John Mueller says "Word count is not a ranking factor."

Ryuzaki

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Google's John Mueller is on a roll. He said "There is no such thing as LSI keywords" recently. Now he's declaring word count is not a ranking factor.

I think we knew that, but I think it's also extremely over generalized.

Google cares about search intent related to the search query and user satisfaction. If someone wants to know "What is the definition of correlation" do they really need more than 50 words of content? Is having 50 words a causation factor in Merriam-Webster's ranking?

You can run correlation studies on word count and turn up some information, and I think what that shows is that word count is not a ranking factor, but a certain amount of words are needed in order to have enough content on the page to include all of the related words that show relevancy. Kyle Roof showed that recently when he ranked #1 for "rhinoplasty plano" with lorem ipsum content. He put the right keywords in the right on-page spots and it was game over.

So what can we learn from John Mueller's statement here? I don't think lying, though many will say he is. I don't think it's vague. I do think it lacks a lot of context. And the context is where we'll learn something.

What say you?
 
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Isn't he just saying if you can get your point across and satisfy the user in 500 words then don't fluff it out to 2,000?
 
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Yeah, there is that something about relevant phrases in the text that are related to the topic of the article in the eyes of Google's bot.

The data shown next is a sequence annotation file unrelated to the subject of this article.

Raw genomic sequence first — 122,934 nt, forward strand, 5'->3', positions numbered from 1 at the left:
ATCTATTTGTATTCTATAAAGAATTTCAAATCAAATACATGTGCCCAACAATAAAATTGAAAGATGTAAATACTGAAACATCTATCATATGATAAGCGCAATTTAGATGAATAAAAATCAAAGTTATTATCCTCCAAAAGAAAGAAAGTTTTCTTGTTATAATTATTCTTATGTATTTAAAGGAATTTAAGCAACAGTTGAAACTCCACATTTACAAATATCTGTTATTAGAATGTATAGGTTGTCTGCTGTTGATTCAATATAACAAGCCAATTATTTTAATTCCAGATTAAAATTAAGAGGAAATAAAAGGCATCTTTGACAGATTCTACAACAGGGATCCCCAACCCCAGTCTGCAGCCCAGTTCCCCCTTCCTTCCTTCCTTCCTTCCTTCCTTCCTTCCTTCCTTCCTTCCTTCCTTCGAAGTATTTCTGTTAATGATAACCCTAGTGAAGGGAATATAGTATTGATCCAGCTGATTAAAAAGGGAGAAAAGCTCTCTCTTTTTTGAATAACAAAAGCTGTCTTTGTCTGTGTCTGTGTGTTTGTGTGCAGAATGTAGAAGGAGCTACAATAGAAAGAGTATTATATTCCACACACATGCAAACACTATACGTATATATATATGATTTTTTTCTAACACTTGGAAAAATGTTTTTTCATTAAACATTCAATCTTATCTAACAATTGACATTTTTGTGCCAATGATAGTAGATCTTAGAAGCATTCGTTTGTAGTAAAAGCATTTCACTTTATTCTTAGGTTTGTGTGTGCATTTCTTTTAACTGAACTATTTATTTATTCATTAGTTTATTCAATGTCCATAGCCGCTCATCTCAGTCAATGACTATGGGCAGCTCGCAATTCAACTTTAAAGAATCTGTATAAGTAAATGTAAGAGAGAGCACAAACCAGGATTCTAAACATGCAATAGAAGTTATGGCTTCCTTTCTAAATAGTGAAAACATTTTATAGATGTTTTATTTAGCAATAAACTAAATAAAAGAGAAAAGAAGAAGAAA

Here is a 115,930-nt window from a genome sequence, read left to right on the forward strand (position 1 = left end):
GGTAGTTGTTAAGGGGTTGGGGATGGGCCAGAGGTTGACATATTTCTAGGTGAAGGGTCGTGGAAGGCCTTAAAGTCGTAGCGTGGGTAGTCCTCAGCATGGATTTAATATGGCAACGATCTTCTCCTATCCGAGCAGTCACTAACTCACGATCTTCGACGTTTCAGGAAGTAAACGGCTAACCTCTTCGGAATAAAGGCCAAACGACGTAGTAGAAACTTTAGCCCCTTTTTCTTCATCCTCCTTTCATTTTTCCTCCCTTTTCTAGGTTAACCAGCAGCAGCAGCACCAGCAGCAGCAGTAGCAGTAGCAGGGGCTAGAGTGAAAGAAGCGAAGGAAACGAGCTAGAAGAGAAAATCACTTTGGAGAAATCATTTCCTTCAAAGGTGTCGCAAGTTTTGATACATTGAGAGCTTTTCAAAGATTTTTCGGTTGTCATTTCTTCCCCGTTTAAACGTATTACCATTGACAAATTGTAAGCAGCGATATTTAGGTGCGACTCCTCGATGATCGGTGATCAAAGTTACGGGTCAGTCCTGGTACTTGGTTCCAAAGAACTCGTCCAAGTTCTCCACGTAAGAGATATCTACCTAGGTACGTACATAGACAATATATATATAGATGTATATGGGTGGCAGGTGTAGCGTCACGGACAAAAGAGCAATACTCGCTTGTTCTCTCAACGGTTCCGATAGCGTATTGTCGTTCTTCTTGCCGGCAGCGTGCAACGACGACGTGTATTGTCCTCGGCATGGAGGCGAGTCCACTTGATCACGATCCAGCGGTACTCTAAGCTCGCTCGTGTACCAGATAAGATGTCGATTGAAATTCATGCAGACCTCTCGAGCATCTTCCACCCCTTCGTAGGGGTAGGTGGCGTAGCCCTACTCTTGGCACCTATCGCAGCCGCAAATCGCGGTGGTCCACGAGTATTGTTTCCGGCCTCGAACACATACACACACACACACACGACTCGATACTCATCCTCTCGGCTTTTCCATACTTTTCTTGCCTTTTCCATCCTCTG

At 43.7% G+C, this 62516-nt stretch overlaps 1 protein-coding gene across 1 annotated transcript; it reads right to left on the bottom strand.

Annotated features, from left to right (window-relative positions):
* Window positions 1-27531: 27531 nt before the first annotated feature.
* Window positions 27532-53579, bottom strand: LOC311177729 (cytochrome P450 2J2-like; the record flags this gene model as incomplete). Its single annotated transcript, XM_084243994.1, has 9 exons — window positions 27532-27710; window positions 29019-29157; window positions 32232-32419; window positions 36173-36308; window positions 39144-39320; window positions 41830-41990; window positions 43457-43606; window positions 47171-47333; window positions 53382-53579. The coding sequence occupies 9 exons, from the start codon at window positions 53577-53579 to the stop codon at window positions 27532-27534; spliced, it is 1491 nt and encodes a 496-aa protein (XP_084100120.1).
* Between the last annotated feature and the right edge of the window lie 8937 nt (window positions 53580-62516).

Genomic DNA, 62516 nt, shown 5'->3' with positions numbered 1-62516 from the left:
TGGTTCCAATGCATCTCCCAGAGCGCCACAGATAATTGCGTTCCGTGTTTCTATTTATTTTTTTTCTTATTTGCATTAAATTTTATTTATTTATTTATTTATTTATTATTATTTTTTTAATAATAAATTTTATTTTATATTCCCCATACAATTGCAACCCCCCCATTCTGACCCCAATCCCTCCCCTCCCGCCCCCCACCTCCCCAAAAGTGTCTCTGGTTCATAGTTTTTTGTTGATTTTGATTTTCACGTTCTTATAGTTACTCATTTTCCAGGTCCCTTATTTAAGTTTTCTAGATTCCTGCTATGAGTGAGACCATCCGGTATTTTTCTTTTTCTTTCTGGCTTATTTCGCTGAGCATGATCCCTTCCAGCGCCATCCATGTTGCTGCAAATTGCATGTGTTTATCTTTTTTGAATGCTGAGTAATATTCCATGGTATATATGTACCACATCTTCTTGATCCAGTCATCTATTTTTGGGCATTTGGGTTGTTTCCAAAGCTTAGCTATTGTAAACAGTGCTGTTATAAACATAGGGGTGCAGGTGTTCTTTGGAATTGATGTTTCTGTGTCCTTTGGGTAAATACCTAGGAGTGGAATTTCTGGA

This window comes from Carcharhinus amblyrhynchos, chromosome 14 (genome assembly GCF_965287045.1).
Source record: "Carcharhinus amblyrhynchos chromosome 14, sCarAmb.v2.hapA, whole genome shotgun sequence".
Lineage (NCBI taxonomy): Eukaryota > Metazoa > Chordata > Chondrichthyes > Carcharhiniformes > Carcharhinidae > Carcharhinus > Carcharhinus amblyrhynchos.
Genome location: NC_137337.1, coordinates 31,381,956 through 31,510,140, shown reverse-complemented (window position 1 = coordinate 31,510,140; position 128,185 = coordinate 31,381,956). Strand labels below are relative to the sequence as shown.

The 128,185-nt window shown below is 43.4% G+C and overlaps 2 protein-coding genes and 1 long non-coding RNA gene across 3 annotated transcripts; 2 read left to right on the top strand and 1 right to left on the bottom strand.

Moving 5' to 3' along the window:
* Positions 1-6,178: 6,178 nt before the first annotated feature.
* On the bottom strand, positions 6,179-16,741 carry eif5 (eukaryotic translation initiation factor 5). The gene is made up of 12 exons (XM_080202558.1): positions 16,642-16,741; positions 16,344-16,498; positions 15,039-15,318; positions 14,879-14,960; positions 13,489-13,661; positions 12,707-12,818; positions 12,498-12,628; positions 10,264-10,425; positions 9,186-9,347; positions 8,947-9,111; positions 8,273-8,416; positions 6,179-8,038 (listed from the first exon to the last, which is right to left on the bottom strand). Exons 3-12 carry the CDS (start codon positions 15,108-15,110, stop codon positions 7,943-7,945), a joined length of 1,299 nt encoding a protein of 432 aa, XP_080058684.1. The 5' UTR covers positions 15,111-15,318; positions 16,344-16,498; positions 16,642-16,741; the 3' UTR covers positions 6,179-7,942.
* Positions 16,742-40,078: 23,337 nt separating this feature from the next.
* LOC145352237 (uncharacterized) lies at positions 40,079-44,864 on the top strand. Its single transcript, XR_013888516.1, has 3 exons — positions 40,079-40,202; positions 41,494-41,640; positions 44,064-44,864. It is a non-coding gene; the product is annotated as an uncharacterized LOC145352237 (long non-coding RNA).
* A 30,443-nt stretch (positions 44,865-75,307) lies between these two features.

So the way I see it is:
  • Useless: adding words/fluff for the sake of word count (e.g. unnecessarily wordy sentences)
  • Useful: adding topically relevant and semi-relevant words that make the article more "comprehensive" than others on the web in the eyes of Googlebot (e.g. a long-ass buyer's guide at the bottom)
Taking apart these blanket statements is a pain in the ass though.
 
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I'd say John M is almost as useful as Matt Cuts.
And Matt Cutts was clueless to what the Google engine room was doing imo.
Watch what Google does, not what it says.
 
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Watch what Google does, not what it says.
Absolutely. The problem Google has is that is has to show its workings in the form of search results.

You want to know how to rank? Watch the results in your niche. Long-form content ranking? Write long-form. Videos taking up space? Make videos. Q&As? Etc. Etc.